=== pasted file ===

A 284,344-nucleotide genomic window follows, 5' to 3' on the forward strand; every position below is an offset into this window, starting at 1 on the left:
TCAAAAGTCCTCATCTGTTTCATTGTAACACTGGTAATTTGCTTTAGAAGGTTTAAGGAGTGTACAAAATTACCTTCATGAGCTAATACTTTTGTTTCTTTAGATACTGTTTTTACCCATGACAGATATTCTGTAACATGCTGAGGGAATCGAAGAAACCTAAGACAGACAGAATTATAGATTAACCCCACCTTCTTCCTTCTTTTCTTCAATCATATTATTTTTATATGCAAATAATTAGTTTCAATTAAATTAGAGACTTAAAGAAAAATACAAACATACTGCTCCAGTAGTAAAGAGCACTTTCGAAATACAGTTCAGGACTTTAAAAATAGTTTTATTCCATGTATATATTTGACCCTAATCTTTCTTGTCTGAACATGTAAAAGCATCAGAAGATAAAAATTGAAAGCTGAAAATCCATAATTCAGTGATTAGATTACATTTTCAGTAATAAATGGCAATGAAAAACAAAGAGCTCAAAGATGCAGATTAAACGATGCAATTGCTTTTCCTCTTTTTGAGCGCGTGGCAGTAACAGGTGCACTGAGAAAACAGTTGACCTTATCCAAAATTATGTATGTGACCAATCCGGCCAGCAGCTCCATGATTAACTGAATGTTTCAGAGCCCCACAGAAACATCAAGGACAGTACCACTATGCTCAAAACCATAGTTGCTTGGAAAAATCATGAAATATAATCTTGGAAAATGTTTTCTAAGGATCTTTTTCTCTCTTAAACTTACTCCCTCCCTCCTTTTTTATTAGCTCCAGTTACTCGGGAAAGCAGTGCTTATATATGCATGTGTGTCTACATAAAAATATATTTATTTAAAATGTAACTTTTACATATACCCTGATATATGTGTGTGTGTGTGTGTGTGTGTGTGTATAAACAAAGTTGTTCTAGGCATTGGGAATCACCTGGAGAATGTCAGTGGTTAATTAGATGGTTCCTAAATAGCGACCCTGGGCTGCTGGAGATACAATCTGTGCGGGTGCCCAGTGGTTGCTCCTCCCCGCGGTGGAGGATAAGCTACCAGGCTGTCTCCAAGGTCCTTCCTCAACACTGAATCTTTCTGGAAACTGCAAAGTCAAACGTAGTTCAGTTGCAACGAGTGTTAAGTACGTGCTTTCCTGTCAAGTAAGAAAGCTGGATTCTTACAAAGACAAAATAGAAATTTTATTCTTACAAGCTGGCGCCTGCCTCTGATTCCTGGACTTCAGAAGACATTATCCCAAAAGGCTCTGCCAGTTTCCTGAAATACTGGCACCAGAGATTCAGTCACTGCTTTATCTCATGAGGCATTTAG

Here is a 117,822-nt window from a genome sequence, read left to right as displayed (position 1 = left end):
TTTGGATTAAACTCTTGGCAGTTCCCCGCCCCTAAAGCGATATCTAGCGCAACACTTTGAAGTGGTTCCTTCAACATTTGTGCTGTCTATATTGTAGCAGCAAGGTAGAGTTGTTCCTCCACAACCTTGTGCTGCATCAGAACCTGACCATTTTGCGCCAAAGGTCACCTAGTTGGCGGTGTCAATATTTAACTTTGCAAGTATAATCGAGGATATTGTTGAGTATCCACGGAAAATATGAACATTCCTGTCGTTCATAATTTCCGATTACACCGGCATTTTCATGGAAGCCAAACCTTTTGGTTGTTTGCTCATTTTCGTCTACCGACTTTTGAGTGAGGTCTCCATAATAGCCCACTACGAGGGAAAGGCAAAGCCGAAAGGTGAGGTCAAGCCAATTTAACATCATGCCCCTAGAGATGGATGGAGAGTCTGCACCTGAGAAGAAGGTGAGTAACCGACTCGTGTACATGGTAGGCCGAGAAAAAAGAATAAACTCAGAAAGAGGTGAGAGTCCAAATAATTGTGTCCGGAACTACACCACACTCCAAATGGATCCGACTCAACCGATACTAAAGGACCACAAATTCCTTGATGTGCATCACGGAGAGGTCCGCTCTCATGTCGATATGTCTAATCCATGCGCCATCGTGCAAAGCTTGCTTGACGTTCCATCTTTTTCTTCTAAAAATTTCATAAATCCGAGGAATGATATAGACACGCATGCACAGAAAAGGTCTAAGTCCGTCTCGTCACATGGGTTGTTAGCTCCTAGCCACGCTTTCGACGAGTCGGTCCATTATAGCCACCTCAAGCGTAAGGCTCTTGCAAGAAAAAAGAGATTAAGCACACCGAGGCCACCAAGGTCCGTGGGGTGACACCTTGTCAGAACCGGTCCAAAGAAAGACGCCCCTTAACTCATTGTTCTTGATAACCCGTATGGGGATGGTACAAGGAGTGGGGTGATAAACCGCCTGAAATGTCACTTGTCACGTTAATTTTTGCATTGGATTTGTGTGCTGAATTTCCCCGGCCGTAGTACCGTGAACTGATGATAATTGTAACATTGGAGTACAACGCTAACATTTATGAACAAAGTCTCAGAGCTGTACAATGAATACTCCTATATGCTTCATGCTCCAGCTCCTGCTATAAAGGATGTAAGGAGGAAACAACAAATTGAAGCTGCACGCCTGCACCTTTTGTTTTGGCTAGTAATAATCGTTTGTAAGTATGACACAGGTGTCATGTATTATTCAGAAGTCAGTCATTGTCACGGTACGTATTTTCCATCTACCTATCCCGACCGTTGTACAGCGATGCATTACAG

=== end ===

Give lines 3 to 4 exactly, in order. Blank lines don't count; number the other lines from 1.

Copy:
Here is a 117,822-nt window from a genome sequence, read left to right as displayed (position 1 = left end):
TTTGGATTAAACTCTTGGCAGTTCCCCGCCCCTAAAGCGATATCTAGCGCAACACTTTGAAGTGGTTCCTTCAACATTTGTGCTGTCTATATTGTAGCAGCAAGGTAGAGTTGTTCCTCCACAACCTTGTGCTGCATCAGAACCTGACCATTTTGCGCCAAAGGTCACCTAGTTGGCGGTGTCAATATTTAACTTTGCAAGTATAATCGAGGATATTGTTGAGTATCCACGGAAAATATGAACATTCCTGTCGTTCATAATTTCCGATTACACCGGCATTTTCATGGAAGCCAAACCTTTTGGTTGTTTGCTCATTTTCGTCTACCGACTTTTGAGTGAGGTCTCCATAATAGCCCACTACGAGGGAAAGGCAAAGCCGAAAGGTGAGGTCAAGCCAATTTAACATCATGCCCCTAGAGATGGATGGAGAGTCTGCACCTGAGAAGAAGGTGAGTAACCGACTCGTGTACATGGTAGGCCGAGAAAAAAGAATAAACTCAGAAAGAGGTGAGAGTCCAAATAATTGTGTCCGGAACTACACCACACTCCAAATGGATCCGACTCAACCGATACTAAAGGACCACAAATTCCTTGATGTGCATCACGGAGAGGTCCGCTCTCATGTCGATATGTCTAATCCATGCGCCATCGTGCAAAGCTTGCTTGACGTTCCATCTTTTTCTTCTAAAAATTTCATAAATCCGAGGAATGATATAGACACGCATGCACAGAAAAGGTCTAAGTCCGTCTCGTCACATGGGTTGTTAGCTCCTAGCCACGCTTTCGACGAGTCGGTCCATTATAGCCACCTCAAGCGTAAGGCTCTTGCAAGAAAAAAGAGATTAAGCACACCGAGGCCACCAAGGTCCGTGGGGTGACACCTTGTCAGAACCGGTCCAAAGAAAGACGCCCCTTAACTCATTGTTCTTGATAACCCGTATGGGGATGGTACAAGGAGTGGGGTGATAAACCGCCTGAAATGTCACTTGTCACGTTAATTTTTGCATTGGATTTGTGTGCTGAATTTCCCCGGCCGTAGTACCGTGAACTGATGATAATTGTAACATTGGAGTACAACGCTAACATTTATGAACAAAGTCTCAGAGCTGTACAATGAATACTCCTATATGCTTCATGCTCCAGCTCCTGCTATAAAGGATGTAAGGAGGAAACAACAAATTGAAGCTGCACGCCTGCACCTTTTGTTTTGGCTAGTAATAATCGTTTGTAAGTATGACACAGGTGTCATGTATTATTCAGAAGTCAGTCATTGTCACGGTACGTATTTTCCATCTACCTATCCCGACCGTTGTACAGCGATGCATTACAG